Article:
In an attempt to recruit and retain teachers in struggling schools, bonuses are being used as a lure (“Bonuses of Up to $8,000 to Teach in Struggling New York Schools,” The New York Times, Oct. 12). The latest example involves paying teachers in New York City between $5,000 and $8,000.
I seriously doubt that the Bronx Plan, as it is called in New York City for the borough where many of the 180 public schools are located, will do the job. For one thing, the bonuses alone are not that attractive in light of the challenges facing teachers in the targeted schools. Moreover, the bonuses are not tied to success in the classroom. As a result, the few teachers who will bite will not necessarily be the system’s best.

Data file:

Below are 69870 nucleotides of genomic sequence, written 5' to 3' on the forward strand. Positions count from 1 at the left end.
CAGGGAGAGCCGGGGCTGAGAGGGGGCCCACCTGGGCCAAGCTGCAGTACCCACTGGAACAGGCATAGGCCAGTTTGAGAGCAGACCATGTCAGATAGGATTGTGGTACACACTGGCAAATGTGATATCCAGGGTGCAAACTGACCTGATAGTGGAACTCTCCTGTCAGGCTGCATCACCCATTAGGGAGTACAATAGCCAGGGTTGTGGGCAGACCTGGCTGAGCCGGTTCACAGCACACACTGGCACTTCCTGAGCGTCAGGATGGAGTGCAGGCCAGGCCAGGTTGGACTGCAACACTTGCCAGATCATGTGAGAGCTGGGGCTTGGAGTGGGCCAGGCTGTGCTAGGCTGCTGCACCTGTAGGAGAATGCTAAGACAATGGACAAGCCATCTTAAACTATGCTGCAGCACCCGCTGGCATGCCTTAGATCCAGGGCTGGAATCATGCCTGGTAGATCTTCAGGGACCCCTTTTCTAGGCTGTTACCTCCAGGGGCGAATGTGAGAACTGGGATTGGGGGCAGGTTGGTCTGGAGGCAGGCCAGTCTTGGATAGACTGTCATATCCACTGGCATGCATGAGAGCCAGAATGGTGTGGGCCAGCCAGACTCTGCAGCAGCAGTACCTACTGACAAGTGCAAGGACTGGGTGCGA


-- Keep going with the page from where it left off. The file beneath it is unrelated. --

The truth is that teachers are not mercenaries or missionaries. They simply want to be able to teach their subject as they were trained to do. When they have to perform triage on a daily basis because of the disadvantages that so many students in failing schools bring to class every day, they soon experience burnout and quit.
Would increasing the amount of the bonuses make a difference? Perhaps for some, but even then the bonuses would have to be stepped up dramatically. I personally would not be interested.
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